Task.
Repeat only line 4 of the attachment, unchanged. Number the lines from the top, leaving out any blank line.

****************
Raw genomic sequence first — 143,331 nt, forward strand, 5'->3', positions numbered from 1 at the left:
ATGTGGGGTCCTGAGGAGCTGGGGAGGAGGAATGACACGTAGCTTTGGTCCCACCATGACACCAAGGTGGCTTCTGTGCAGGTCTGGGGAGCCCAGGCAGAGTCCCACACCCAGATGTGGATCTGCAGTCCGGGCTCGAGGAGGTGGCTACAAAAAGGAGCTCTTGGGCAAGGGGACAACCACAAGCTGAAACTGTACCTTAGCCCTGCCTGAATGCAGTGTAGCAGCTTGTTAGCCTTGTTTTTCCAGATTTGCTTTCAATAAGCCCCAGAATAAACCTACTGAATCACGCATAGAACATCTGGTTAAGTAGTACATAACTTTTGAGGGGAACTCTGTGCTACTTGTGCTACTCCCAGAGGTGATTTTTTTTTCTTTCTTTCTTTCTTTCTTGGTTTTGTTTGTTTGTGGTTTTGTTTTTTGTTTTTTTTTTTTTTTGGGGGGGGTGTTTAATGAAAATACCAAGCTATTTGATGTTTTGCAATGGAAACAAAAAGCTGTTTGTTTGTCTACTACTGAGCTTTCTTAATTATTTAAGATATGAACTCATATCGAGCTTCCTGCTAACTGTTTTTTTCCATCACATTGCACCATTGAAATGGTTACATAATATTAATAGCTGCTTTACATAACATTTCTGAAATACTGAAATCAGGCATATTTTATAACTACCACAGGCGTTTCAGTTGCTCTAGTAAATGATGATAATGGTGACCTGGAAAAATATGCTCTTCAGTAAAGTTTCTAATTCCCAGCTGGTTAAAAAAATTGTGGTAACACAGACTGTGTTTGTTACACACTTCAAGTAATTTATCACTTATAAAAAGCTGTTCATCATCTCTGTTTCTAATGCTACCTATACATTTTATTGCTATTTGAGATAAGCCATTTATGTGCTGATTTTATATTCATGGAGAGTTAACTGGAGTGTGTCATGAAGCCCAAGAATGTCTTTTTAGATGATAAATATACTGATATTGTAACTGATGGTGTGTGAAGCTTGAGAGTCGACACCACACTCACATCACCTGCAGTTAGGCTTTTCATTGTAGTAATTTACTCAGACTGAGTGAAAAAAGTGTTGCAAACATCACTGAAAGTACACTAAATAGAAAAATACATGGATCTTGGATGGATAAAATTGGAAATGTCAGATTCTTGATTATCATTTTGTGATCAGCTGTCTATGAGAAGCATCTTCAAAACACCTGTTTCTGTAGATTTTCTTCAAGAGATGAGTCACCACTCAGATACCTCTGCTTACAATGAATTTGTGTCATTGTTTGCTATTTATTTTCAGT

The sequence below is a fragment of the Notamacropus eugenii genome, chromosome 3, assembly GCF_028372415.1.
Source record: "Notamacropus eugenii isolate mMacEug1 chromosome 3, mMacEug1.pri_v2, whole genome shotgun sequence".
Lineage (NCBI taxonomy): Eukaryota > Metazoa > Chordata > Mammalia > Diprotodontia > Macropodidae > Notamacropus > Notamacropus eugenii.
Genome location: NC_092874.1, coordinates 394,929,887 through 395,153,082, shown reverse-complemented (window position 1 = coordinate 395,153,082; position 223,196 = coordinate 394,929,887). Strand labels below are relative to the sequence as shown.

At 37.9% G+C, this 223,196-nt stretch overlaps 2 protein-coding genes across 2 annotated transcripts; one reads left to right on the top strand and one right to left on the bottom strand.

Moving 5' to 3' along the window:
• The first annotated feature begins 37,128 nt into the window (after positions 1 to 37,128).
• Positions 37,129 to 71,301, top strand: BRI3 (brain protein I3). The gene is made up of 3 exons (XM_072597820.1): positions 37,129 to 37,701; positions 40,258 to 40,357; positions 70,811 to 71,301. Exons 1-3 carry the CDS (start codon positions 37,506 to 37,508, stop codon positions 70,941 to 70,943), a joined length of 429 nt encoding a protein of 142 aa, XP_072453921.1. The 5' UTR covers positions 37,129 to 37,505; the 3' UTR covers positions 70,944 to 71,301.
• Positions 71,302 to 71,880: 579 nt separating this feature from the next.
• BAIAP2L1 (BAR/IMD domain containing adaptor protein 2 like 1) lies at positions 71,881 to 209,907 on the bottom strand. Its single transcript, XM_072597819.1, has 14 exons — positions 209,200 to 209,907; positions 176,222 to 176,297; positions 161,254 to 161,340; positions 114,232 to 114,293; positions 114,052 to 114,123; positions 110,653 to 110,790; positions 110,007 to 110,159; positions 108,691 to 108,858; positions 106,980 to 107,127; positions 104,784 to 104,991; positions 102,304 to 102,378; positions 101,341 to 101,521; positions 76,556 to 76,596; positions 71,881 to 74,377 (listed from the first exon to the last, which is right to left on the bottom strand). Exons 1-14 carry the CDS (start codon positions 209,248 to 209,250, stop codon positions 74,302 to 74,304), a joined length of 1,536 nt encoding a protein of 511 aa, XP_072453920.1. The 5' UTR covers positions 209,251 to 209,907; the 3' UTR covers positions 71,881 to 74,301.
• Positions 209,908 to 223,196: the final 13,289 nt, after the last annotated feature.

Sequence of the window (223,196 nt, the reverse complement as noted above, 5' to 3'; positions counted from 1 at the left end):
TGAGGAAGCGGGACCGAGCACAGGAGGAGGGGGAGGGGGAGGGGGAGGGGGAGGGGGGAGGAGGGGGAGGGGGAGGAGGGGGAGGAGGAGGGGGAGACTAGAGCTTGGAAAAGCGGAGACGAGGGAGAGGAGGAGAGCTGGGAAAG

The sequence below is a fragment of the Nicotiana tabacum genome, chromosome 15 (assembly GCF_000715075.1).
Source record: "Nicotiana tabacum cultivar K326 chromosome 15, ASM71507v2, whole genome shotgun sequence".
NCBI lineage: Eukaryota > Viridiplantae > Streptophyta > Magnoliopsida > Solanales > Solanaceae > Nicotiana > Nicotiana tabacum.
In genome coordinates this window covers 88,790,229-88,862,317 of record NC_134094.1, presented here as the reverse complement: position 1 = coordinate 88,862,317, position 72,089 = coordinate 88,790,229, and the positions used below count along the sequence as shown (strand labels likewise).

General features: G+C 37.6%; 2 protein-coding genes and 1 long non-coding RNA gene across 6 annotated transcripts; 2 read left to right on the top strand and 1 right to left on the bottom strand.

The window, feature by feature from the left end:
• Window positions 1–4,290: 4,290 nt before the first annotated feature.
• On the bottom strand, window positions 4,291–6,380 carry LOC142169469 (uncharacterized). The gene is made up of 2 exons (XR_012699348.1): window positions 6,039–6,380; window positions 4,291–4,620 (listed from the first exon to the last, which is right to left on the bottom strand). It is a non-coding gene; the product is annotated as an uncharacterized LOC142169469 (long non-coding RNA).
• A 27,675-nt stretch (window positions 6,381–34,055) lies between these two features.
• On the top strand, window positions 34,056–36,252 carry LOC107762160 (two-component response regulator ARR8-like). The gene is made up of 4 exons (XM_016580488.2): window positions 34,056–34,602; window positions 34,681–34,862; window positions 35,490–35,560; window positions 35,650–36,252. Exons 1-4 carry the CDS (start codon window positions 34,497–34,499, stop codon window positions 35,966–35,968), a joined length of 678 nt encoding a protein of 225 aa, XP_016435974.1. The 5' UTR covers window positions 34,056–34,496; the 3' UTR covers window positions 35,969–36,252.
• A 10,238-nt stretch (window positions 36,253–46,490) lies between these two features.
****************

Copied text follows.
Source record: "Notamacropus eugenii isolate mMacEug1 chromosome 3, mMacEug1.pri_v2, whole genome shotgun sequence".